- Adding interactivity seemed like a holy grail for this group. This could mean things like allowing someone the ability to contact public officials while watching local government meetings to give feedback on different issues.

- Along similar lines, there was a suggestion of adding social features that would allow for viewers to know who else is watching PEG content and to communicate with them about what they're watching through things like chat. This could mean through the TV, or over the Internet in an integrated experience with what's being watched on TV.

- Finally these thoughts took on the big picture of introducing the concept of a community media server where everyone could be uploading video to share through PEG.

In the end this seemed like a positive conversation for all involved.

The ACM representatives appeared to really appreciate AT&T;'s efforts to reach out and engage them directly in both listening to the concerns of their constituents and brainstorming new ways to expand the platform.

And I know in talking with Chris Boyer afterwards he was ecstatic to have the opportunity to start talking about what PEG 2.0 can mean as he admitted that almost all of the focus to date from both sides of the table has been on how can we recreate the PEG 1.0 paradigm within AT&T;'s new IPTV system.

Where this will ultimately lead is still up in the air, though. Boyer promised to raise many of the ideas and concerns brought out at this meeting up the ladder, but couldn't make any promises regarding specific launch dates of new features and on some issues was unable to guarantee any changes will be made at all.

But at least people are talking with each other and not at each other. I consider that alone on any telecom-related issue to be a huge step in the right direction.

And in the meantime, I'm excited to see what the ACM's conference has to offer for expanding my understanding of where PEG stands today and what it can mean tomorrow. All of the ACM representatives in attendance proved themselves to be not only well-informed but passionate about PEG. Plus they all seem like really nice people who I'm eager to chat with further.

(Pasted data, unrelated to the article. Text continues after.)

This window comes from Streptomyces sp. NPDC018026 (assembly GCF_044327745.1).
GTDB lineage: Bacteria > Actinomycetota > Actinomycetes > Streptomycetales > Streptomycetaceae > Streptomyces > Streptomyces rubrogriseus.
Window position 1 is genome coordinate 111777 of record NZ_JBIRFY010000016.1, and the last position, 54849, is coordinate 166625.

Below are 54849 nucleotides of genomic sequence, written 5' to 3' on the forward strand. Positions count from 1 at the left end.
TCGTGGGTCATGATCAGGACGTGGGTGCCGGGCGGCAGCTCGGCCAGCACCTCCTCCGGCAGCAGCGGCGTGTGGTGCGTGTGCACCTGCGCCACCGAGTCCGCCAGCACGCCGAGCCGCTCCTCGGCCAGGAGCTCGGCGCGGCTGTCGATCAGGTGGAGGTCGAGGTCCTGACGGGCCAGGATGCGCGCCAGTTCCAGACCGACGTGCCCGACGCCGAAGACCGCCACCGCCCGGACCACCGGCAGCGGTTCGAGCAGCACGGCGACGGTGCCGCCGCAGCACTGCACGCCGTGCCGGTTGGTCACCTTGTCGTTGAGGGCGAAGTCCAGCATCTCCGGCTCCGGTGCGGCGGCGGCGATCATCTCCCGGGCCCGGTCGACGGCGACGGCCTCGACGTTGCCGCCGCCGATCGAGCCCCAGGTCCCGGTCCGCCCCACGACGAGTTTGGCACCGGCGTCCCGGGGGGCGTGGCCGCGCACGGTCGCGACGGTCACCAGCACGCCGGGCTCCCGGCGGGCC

Look forward to more PEG-related thoughts to come later this week.

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Comments (8)

"- Boyer admitted that the reason all PEG channels are lumped under channel 99 is because of technical limitations of the IPTV platform from Microsoft that limits the total number of channels it can support in its guide."

Boyer lied.

The reason all PEG channels are lumped together is purely financial. AT&T; does not want to invest in the equipment necessary to allow each PEG channel in a community the full bandwidth and appropriate channel that it deserves.

It's easy to blame this on Microsoft, but it's not Microsoft's fault, for once.

Posted by Elliott MITCHELL on July 10, 2008 7:30 AM

I think that the AT&T; meeting with AM is a positive direction and would encourage all ACM members and others interested in the PEG future to be sure to check in on ACM's SSWG Video File Sharing Social Network. As mentioned in Geoff's article, this is another in a direction which can effectively lead to an interpretation of the 6th Circuit Court's Ruling on local franchising and the PEG support necessary as a level playing field is established in this "growing" competitive environment.

Posted by marc pease on July 10, 2008 7:21 PM


* The video's lower quality as it's encoded at 1.25Mbps for PEG instead of the 1.5-2Mbps that standard definition channels using MPEG-4 are typically encoded at.
* It can't handle closed captions for the hearing impaired.
* You can't record PEG channels using the U-Verse DVR.

Golly, special grouping of PEG channels?

Gosh, why don't they group all their movie, sports, shopping, political, childrens, music and religious channels into unique single channel portals?

The "special" franchises they operate under do a disservice to the communities they serve, or should we say, the carefully selected areas they decide to serve in a specific community.

Posted by JMcHugh on July 11, 2008 12:30 PM